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Austyn de Lugo


Austyn is a Los Angeles-based artist whose family has roots in Puerto Rico and the U.S. Virgin Islands. His art practice encompasses a range of media, including collage, painting, drawing, and textiles. Much of his work is recognizable by its flamboyant use of color, as well as recurring motifs such as pansies, tropical flora, famous people, Caribbean flags, carnival masks, and drag queens. The collages often have floral patterns and fragmented images, and the results range from joyful to grotesque (sometimes at the same time).


Want to know more about Austyn's work? Scroll down to read our interview.*



What made you decide to go to art school and become an artist?

It was a process. I’ve had an interest in art forever, but it wasn’t until college that I started to think of it as a career. I went to community college and sampled a lot of different classes. I considered political science, history, and sociology, but I really fell in love with my art classes. I found a community in my painting classes that really encouraged me to pursue art. That led me to move to Chicago to study at the American Academy of Art, where I earned a degree in oil painting. Then I moved back to California and got my Master of Fine Arts at Otis College of Art and Design.

What is something that you’ve learned either in school or in working as an artist that you think is useful to share with an audience that doesn’t engage with the art world on a regular basis?

One big revelation to me in my art education is that there really isn’t a secret code to looking at art. I think that misconception holds a lot of people back or makes them feel excluded. They walk into an art museum and look at a giant canvas with paint splatter, or a large cement block, and they think “I don’t get it” and move on, or they read the text on the wall that describes it (which is usually incomprehensible bullshit, honestly) and feel bad about themselves because that’s not how they understood the piece. When you come across artwork that looks really weird to you, or that you have no context for, just slow down. Try reading it like a book -- meaning, start at the top left corner (or your best approximation of what the ‘top left’ would be) and describe it to yourself in extreme detail. It can be very simple things: tell yourself the colors you see, the shapes, the materials. Then you can ask yourself what those shapes, colors, or materials remind you of. If you do that, you are engaging with the artwork in a meaningful way, and nine times out of 10, you will leave feeling like you understand that work a little better, even if you still don’t feel like you “get it” completely.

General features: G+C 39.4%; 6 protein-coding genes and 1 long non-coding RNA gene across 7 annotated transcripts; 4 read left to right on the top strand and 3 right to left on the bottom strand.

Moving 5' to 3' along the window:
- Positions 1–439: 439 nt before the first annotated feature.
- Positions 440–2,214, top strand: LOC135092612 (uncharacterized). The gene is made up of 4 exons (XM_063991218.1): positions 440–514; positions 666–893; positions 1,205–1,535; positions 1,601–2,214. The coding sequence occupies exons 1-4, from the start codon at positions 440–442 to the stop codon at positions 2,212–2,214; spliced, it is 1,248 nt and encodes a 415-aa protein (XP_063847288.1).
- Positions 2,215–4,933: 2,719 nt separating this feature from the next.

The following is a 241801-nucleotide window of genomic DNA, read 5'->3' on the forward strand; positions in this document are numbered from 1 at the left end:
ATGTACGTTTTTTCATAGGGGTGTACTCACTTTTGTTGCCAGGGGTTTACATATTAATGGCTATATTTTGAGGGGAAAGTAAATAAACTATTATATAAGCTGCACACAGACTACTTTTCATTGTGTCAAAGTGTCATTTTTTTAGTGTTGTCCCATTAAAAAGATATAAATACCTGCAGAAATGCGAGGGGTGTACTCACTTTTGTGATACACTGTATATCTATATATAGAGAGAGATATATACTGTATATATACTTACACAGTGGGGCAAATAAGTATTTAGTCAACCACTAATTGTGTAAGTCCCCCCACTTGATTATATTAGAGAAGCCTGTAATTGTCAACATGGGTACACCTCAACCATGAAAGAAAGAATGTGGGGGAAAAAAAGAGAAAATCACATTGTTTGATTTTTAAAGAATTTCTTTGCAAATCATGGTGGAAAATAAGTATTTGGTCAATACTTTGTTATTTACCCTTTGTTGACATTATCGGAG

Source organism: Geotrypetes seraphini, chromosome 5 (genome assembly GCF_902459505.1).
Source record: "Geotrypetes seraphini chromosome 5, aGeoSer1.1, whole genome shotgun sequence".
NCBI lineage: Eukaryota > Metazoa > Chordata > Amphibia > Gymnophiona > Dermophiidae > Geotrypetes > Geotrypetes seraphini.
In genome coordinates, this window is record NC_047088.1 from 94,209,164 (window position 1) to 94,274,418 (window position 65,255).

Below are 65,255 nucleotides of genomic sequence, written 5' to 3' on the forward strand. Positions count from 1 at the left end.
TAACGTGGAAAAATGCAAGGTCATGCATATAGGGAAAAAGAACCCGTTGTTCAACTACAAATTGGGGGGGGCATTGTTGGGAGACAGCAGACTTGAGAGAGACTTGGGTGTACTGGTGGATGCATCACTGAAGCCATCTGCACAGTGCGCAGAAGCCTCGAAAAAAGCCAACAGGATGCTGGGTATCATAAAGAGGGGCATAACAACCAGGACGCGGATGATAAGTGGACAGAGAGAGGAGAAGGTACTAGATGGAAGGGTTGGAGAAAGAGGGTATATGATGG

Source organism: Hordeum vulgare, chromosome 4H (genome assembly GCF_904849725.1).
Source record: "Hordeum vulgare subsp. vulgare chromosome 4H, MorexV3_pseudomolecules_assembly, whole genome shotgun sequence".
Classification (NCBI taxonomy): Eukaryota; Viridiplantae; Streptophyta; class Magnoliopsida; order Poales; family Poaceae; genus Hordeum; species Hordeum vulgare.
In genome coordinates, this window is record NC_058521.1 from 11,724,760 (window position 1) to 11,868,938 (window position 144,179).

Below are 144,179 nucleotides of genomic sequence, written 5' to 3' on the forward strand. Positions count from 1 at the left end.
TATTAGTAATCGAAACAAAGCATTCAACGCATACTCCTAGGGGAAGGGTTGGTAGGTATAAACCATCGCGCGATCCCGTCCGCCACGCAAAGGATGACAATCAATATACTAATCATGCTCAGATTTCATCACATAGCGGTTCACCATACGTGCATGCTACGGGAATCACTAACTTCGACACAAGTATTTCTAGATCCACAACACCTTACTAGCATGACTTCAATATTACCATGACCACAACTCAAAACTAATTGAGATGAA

How would you describe your art to someone who has never seen it? In other words, please give us a very basic description of your work: what does it look like, what is it made of, what subject matter will we recognize, what shapes or colors are most noticeable, etc.

My artwork takes many forms because I find myself using different materials at different times. I was trained as a painter, but in grad school I started experimenting with other mediums: installation, textiles, and collage. At this point I consider myself a collage artist, but I still paint and draw too. I would say that what connects my work is a color sensibility, and an approach to compositions. I’m a maximalist, so my work tends to be packed with visual information; I love bright, saturated colors.


Your paintings and collages are very colorful and sometimes flashy. Why is that?

Bright colors are not often associated with “seriousness.” My color palettes are closer to those of a cartoon than a classical work of art. Bright colors are usually associated with disempowered populations: communities of color (especially those from the tropics), queer people, and even children. These are people who are constantly told that they’re being too loud or taking up too much space, or are otherwise asked to become less visible. I, therefore, view my use of loud, garish color as a political statement. Colors that are typically coded as uncritical or overly flamboyant become a celebration of otherness, in which viewers are asked to give themselves in to the overwhelming spectacle of the artwork.


How do you decide whether to make a painting, a drawing, or a collage? Does your choice of medium for a project reflect a specific intent, or is it just a matter of what mood you’re in?

I rarely go into a piece with an intent, to be honest. More often than not, I just start painting or collaging or whatever, and then I think about it when I’m done. I think when artists come up with a message and then make art to convey that message, the resulting work tends to be flat and uninteresting. I believe that everything is political, so I like to make something and then ask, “What are the politics of this thing I made?” That doesn’t necessarily mean I’m a passive creator, though. I just think my politics come through in the work without me forcing them. 

Talk a little about your artistic process, and specifically about the evolution of your practice from mostly painting to mostly collage?